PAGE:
In reference to some new roles of community association managers authorized by House Bill 7037, which became effective on July 1, 2014, the website, flcamtest.com directs some wise words to Florida community association managers: “As a practical tip, just because you are a CAM and CAN do those task [sic], does not mean you SHOULD do those tasks.”
Community associations, including condominium, residential homeowners’, and cooperative associations, are required to provide written notice to owners who are delinquent in the payment of association assessments prior to filing a lien against the delinquent owner’s property, and prior to foreclosing on the lien. While the statutes previously required certain information to be included in such notices, they now include actual forms that must be used for the notices, as well as a form for the release of the liens.
New Authorized Tasks for CAMS
The new law authorizes community association managers (CAMs) to determine the number of days required for statutory notices, determine amounts due to the association, collect amounts due to the association before the filing of a civil action, complete forms related to the management of a community association that have been created by statute or by a state agency, and draft pre-arbitration demands, among other more standard tasks. Since the statutes now have created forms for pre-lien and pre-foreclosure notices, CAMs are authorized to complete and send these notices.
It’s Not Just a Form
While perhaps filling out a form provided by the statute may seem pretty simple, there can actually be many variables that go into the calculation of the total amounts which can be claimed by an association. It should be verified that any claimed interest and late fees were properly calculated and provided for in the governing documents, and the effect of any foreclosures on the property on the amounts that are claimed due. Prior to filing a lien, an association should have its legal counsel verify that the calculations were properly made. The law in this area is constantly changing and association managers are not expected or equipped to keep up with current case law.
There are also requirements in the statutes that the pre-lien notices are sent by certified mail, return receipt requested, to the owner at their last address on record with the association and at the subject unit or parcel, if that is not the last address of the owner. If the notice is not sent properly, it can be deemed invalid and, thus, could possibly invalidate the entire lien, costing the association time and further delaying the recoupment of funds.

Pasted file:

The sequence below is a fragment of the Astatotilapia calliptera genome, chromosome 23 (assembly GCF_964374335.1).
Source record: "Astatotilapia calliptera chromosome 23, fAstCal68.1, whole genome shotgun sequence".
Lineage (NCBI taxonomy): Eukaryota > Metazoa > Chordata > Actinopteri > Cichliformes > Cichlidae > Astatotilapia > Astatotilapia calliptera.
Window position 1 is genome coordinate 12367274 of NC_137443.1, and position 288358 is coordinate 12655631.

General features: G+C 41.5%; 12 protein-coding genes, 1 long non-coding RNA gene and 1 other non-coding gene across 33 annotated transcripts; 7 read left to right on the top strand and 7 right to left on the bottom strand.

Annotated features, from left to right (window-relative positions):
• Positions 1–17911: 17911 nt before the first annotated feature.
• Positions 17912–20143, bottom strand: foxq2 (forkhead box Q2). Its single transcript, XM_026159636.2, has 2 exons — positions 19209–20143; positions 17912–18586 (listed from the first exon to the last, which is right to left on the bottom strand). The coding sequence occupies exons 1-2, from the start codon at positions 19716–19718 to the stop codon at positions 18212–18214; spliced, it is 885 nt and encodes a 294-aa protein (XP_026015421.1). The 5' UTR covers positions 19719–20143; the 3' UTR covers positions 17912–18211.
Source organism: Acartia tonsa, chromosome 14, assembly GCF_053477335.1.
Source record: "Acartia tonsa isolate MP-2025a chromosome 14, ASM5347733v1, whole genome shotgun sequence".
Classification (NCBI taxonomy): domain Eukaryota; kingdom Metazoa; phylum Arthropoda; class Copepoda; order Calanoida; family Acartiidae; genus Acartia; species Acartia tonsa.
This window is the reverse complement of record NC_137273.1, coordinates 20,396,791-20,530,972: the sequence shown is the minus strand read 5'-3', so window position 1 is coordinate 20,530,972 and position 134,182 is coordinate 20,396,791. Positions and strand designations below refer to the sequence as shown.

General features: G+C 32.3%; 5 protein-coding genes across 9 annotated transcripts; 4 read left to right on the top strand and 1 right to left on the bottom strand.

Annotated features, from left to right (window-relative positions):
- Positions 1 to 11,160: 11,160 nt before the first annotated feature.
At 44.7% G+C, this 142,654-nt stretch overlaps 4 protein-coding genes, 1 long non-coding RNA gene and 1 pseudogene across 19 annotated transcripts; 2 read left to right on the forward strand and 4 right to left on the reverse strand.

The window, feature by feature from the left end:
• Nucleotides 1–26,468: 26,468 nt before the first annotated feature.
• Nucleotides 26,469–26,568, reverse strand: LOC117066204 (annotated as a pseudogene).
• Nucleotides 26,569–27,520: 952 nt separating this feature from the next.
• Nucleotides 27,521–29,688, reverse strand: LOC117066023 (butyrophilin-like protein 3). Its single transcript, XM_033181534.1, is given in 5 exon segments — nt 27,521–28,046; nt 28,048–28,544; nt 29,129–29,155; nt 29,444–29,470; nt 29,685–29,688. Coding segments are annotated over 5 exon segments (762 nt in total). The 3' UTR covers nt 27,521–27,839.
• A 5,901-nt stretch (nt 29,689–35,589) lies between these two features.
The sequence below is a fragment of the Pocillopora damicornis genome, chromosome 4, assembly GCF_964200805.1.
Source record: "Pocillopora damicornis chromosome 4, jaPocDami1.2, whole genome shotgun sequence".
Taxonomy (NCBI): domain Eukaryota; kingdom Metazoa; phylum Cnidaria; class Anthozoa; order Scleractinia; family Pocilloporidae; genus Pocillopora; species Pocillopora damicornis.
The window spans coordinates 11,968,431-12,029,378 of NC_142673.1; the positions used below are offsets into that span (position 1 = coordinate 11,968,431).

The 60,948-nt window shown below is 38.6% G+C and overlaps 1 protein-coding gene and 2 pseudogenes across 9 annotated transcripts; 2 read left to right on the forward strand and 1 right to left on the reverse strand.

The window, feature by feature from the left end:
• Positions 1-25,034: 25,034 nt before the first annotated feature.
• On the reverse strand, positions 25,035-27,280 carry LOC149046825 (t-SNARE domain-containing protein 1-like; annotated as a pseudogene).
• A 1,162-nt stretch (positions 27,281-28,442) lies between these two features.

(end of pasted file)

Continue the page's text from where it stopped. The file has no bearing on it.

Potential Risks to CAMs and Associations
The new law also allows the CAM to contract with the association to indemnify the CAM for damages to the association resulting from the CAM’s ordinary negligence. While this language may put the association at risk by protecting the CAM should they make a mistake in carrying out their new roles, it also may not fully protect the association manager should they make a mistake that damages the association. Having the association counsel continue to prepare pre-lien and pre-foreclosure notices will further remove the CAM from that potential risk. The attorney handling the foreclosure suit may also prefer that the pre-suit notices are prepared by the attorney in order to prevent having the suit thrown out due to insufficient notice.
Debt Collection Protections
Finally, the association managers may not be required to comply with the Fair Debt Collection Practices Act (FDCPA) when sending collection demands. The purpose of the FDCPA is to protect the individual debtors from improper and harassing collections practices by third party debt-collectors by requiring certain disclosures and opportunities to dispute the claimed debt. The preparation of the pre-suit collections notices by association managers removes this protection.
With regard to the preparation of pre-suit arbitration demands involving association disputes, an association manager puts itself and its association client at risk of jeopardizing or delaying an association’s case if the claims are not properly stated in the initial pre-arbitration notice. Very likely an association attorney will take over the arbitration case after the demand is sent, and the attorney may need the demand to be resent if the claim is not made in the proper and legally sufficient manner.
Think Before Acting
Prior to this new legislation, association attorneys were increasingly concerned that some CAM’s who were performing some of these tasks were venturing into the “unauthorized practice of law.” Now that these tasks are “authorized” by the legislature, a CAM should carefully consider whether he or she feels capable of properly performing them, both for the protection of the CAM and the association.
Imagine Courtesy of Eugene Zemlyanskiy on Flickr